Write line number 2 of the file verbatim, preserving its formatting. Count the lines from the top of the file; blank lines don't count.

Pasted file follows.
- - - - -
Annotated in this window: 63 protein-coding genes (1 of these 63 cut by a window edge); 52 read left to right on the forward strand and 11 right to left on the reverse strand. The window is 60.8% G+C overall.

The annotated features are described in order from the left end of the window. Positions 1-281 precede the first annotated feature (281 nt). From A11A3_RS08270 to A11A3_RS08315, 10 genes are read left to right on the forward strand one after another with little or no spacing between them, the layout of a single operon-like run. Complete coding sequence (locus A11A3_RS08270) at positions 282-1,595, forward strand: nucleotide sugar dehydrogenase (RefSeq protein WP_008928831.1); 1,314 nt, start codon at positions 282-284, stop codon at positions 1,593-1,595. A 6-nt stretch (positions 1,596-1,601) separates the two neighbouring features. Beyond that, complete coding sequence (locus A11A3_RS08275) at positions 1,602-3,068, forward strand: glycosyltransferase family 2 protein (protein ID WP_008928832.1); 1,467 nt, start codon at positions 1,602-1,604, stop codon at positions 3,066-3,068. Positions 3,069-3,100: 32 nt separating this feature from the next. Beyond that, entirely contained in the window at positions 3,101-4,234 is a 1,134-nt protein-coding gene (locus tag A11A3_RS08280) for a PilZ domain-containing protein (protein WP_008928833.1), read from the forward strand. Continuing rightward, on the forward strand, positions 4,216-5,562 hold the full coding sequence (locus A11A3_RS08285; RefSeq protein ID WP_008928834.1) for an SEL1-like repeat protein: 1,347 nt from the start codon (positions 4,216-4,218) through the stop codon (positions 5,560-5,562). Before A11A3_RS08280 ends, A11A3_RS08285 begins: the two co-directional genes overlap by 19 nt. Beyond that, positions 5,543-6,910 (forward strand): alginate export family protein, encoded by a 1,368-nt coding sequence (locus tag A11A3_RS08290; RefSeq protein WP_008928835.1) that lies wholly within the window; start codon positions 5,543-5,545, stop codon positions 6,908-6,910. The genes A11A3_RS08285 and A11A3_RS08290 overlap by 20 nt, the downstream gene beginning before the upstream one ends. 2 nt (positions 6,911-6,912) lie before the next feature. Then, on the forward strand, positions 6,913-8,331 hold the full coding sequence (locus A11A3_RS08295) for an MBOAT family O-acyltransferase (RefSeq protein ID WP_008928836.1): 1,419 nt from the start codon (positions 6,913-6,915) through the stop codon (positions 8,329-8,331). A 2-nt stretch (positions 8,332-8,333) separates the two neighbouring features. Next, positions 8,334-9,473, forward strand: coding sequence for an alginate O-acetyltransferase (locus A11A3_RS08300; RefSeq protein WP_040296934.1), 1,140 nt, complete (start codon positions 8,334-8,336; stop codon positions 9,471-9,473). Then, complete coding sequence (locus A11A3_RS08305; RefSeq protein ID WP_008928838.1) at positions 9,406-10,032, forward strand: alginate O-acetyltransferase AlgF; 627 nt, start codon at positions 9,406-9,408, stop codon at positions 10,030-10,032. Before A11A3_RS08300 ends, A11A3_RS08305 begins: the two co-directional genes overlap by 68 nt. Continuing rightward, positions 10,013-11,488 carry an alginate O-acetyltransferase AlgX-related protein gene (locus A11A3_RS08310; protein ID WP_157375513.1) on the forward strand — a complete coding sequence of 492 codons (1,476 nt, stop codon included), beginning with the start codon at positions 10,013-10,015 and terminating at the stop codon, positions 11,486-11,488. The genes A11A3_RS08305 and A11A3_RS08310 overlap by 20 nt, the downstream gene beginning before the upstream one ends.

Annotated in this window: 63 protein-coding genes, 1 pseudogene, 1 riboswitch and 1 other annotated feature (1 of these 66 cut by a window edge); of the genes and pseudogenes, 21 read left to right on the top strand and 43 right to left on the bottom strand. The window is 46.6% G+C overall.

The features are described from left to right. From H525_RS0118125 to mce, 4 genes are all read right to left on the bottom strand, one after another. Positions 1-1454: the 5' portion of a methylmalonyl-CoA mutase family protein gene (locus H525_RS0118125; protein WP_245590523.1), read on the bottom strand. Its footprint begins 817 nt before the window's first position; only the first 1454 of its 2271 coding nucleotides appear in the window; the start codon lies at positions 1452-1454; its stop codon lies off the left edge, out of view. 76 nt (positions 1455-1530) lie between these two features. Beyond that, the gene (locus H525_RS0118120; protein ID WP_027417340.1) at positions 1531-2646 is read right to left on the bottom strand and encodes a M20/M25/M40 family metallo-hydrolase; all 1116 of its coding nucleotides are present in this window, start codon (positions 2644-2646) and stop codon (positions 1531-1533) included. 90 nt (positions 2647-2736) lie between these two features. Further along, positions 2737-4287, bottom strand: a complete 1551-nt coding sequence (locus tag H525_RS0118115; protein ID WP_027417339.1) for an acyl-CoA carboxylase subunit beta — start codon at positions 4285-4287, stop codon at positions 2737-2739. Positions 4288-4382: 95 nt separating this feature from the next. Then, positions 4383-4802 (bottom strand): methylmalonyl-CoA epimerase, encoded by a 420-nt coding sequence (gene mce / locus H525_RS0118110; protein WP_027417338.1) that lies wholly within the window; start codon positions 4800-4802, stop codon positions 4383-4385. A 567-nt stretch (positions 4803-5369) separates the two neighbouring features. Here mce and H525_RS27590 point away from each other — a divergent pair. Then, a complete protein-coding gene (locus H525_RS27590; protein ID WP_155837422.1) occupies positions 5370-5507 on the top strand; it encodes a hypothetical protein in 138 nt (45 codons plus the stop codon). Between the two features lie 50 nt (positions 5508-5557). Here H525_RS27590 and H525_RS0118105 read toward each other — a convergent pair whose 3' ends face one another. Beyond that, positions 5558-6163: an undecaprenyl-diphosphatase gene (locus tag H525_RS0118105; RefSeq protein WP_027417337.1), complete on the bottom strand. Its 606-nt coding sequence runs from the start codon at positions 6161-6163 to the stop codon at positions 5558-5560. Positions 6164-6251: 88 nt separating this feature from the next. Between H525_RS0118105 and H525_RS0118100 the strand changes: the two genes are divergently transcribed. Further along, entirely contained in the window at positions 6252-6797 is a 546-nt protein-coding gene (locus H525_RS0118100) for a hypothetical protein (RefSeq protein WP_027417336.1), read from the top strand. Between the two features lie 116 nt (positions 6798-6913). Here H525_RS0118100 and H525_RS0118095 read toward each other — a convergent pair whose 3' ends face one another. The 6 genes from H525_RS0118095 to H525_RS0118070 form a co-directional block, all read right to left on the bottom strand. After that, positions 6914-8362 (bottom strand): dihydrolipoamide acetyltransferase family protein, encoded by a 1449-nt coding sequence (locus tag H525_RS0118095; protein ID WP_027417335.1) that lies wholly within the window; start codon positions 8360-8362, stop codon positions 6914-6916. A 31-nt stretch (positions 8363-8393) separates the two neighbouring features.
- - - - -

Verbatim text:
The annotated features are described in order from the left end of the window. Positions 1-281 precede the first annotated feature (281 nt). From A11A3_RS08270 to A11A3_RS08315, 10 genes are read left to right on the forward strand one after another with little or no spacing between them, the layout of a single operon-like run. Complete coding sequence (locus A11A3_RS08270) at positions 282-1,595, forward strand: nucleotide sugar dehydrogenase (RefSeq protein WP_008928831.1); 1,314 nt, start codon at positions 282-284, stop codon at positions 1,593-1,595. A 6-nt stretch (positions 1,596-1,601) separates the two neighbouring features. Beyond that, complete coding sequence (locus A11A3_RS08275) at positions 1,602-3,068, forward strand: glycosyltransferase family 2 protein (protein ID WP_008928832.1); 1,467 nt, start codon at positions 1,602-1,604, stop codon at positions 3,066-3,068. Positions 3,069-3,100: 32 nt separating this feature from the next. Beyond that, entirely contained in the window at positions 3,101-4,234 is a 1,134-nt protein-coding gene (locus tag A11A3_RS08280) for a PilZ domain-containing protein (protein WP_008928833.1), read from the forward strand. Continuing rightward, on the forward strand, positions 4,216-5,562 hold the full coding sequence (locus A11A3_RS08285; RefSeq protein ID WP_008928834.1) for an SEL1-like repeat protein: 1,347 nt from the start codon (positions 4,216-4,218) through the stop codon (positions 5,560-5,562). Before A11A3_RS08280 ends, A11A3_RS08285 begins: the two co-directional genes overlap by 19 nt. Beyond that, positions 5,543-6,910 (forward strand): alginate export family protein, encoded by a 1,368-nt coding sequence (locus tag A11A3_RS08290; RefSeq protein WP_008928835.1) that lies wholly within the window; start codon positions 5,543-5,545, stop codon positions 6,908-6,910. The genes A11A3_RS08285 and A11A3_RS08290 overlap by 20 nt, the downstream gene beginning before the upstream one ends. 2 nt (positions 6,911-6,912) lie before the next feature. Then, on the forward strand, positions 6,913-8,331 hold the full coding sequence (locus A11A3_RS08295) for an MBOAT family O-acyltransferase (RefSeq protein ID WP_008928836.1): 1,419 nt from the start codon (positions 6,913-6,915) through the stop codon (positions 8,329-8,331). A 2-nt stretch (positions 8,332-8,333) separates the two neighbouring features. Next, positions 8,334-9,473, forward strand: coding sequence for an alginate O-acetyltransferase (locus A11A3_RS08300; RefSeq protein WP_040296934.1), 1,140 nt, complete (start codon positions 8,334-8,336; stop codon positions 9,471-9,473). Then, complete coding sequence (locus A11A3_RS08305; RefSeq protein ID WP_008928838.1) at positions 9,406-10,032, forward strand: alginate O-acetyltransferase AlgF; 627 nt, start codon at positions 9,406-9,408, stop codon at positions 10,030-10,032. Before A11A3_RS08300 ends, A11A3_RS08305 begins: the two co-directional genes overlap by 68 nt. Continuing rightward, positions 10,013-11,488 carry an alginate O-acetyltransferase AlgX-related protein gene (locus A11A3_RS08310; protein ID WP_157375513.1) on the forward strand — a complete coding sequence of 492 codons (1,476 nt, stop codon included), beginning with the start codon at positions 10,013-10,015 and terminating at the stop codon, positions 11,486-11,488. The genes A11A3_RS08305 and A11A3_RS08310 overlap by 20 nt, the downstream gene beginning before the upstream one ends.